Improving the Health of Texans in a Fiscally-Sustainable Way


Positive health outcomes and a high quality health care system are as critical to the lives of Texans as they are to the economic health of communities across the state. The physical and mental health of Texans shapes our productivity, economic vitality and quality of life.

Yet health remains one of our most profound challenges because of our large uninsured population, rising health care costs, and poor health outcomes.

Texans need to engage in a thorough, thoughtful conversation about how to produce the best health outcomes, put limited resources to their most effective use, and deliver health care more efficiently.


  • Texas lacks enough providers to deliver high quality care to all.

    The state ranks 45th among states in the number of primary care doctors per capita and 49th in the number of mental health providers per capita. Provider shortages in Texas, which especially impact rural areas, are projected to worsen in coming years.

  • Health care is increasingly unaffordable.

    In a recent survey, 55% of Texas residents polled said it was difficult for them and their family members to afford health care. More than 60% of Texans said they or a family member have skipped or put off care due to cost.

  • Populations with higher health needs are growing rapidly.

    Between 2010 and 2050, the population of Texans 65 and over is projected to grow by 263%. Older adults use more health care services than younger people and the majority of adults 65 and over have multiple chronic health conditions.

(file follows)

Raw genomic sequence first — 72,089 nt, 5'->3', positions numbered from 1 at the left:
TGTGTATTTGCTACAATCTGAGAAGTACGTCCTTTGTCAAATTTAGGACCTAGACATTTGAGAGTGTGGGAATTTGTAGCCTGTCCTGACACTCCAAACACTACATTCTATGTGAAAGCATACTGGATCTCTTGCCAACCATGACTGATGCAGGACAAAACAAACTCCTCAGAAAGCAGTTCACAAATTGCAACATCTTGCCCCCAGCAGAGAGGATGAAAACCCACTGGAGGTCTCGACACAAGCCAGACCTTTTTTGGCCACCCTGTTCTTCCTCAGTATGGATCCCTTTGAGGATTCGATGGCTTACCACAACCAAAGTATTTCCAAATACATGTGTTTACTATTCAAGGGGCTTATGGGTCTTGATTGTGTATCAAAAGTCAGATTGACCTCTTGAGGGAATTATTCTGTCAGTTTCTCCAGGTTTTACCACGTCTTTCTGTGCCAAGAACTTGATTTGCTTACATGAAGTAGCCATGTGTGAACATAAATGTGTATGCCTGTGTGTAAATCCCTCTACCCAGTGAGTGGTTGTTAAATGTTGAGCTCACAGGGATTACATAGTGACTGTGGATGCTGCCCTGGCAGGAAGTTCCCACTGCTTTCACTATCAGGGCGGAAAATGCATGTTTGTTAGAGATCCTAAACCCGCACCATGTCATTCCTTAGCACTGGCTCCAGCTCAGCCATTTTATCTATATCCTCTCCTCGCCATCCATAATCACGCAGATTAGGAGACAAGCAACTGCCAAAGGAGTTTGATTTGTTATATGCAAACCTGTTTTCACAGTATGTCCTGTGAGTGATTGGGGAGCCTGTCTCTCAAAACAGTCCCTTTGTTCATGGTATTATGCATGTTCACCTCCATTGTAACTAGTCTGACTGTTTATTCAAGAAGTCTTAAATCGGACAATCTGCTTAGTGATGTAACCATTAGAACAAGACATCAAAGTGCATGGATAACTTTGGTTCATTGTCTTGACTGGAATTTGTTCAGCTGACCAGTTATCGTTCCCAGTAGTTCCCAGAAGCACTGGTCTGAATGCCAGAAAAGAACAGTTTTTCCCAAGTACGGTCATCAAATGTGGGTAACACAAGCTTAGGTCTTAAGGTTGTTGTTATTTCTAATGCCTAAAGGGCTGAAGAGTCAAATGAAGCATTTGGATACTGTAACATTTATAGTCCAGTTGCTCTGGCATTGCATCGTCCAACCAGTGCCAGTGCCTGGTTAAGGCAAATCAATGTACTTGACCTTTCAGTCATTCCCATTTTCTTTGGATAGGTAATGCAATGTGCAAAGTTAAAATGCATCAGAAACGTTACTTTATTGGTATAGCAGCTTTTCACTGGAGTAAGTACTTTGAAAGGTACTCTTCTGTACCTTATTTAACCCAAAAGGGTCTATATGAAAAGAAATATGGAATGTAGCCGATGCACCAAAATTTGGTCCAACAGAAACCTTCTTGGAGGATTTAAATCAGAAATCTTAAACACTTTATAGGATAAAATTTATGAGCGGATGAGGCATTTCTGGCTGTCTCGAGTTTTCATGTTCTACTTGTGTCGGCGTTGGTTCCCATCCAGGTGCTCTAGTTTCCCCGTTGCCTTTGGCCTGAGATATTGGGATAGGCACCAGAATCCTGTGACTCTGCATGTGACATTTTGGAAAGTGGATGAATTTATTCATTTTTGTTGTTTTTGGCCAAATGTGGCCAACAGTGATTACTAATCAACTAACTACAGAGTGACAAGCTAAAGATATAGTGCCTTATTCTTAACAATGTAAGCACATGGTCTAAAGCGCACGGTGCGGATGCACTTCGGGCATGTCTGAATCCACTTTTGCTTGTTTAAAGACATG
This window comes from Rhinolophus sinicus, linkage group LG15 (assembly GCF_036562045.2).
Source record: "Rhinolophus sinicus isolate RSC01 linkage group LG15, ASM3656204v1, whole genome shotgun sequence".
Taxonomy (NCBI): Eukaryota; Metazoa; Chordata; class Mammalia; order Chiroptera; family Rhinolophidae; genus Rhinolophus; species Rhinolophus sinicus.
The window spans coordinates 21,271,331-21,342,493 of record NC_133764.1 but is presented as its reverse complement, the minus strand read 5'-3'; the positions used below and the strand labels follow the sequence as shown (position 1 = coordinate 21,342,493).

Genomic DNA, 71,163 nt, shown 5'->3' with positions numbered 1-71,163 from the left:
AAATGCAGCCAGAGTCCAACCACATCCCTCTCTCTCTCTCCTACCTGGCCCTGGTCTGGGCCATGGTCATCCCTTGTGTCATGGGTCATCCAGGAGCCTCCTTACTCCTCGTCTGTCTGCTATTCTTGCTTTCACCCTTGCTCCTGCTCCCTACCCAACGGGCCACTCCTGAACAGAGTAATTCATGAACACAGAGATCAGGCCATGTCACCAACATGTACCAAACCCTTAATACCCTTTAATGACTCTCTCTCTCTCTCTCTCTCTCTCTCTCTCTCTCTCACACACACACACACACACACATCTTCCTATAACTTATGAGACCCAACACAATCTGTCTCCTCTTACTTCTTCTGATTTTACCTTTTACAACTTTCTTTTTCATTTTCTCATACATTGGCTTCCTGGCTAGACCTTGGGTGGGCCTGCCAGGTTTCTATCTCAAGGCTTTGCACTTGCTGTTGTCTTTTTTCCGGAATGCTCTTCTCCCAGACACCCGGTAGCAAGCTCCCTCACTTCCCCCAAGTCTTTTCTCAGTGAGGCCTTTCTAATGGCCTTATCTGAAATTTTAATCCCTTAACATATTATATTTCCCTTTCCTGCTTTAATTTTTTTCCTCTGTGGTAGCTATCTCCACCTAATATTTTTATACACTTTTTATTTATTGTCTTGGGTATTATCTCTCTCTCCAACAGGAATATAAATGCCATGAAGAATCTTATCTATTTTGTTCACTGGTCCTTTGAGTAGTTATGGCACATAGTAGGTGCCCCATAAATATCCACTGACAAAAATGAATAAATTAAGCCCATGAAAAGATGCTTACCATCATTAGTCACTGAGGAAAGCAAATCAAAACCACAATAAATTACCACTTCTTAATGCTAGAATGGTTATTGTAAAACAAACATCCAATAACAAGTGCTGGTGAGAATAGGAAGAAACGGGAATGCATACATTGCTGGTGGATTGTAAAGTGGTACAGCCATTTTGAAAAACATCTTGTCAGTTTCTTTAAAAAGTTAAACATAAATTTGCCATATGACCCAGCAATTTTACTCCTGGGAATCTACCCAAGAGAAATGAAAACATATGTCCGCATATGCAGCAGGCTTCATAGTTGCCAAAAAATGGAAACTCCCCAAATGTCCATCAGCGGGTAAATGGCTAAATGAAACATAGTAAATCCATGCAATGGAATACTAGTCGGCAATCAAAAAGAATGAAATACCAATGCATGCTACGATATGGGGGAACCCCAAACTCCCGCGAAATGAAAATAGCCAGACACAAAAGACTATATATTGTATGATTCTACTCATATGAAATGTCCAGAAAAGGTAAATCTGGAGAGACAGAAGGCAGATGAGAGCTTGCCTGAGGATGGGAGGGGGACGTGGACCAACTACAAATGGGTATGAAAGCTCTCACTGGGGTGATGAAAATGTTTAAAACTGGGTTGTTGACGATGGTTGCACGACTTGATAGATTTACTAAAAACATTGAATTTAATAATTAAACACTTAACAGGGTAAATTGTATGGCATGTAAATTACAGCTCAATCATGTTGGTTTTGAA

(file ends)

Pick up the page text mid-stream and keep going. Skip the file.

• Despite rising spending, poor outcomes and disparities persist.

    Texas ranks 49th in overall health system performance and last in accessibility and affordability. Health outcomes and access are not equal across the state and vary by geography, race, ethnicity, and income.

  • Health care spending is rising at unsustainable levels.

    The average annual growth in health care expenditures in Texas is 6.9%, which is higher than the growth in most states and higher than the national average of 6%. 

  • Many Texans are not living their healthiest lives.

    One out of every three Texas adults is obese, a rate that has tripled since 1990 – and one out of every five youth (18.5%) is obese. Obesity increases the risk for many costly health conditions such as diabetes, stroke, certain cancers, and high blood pressure.

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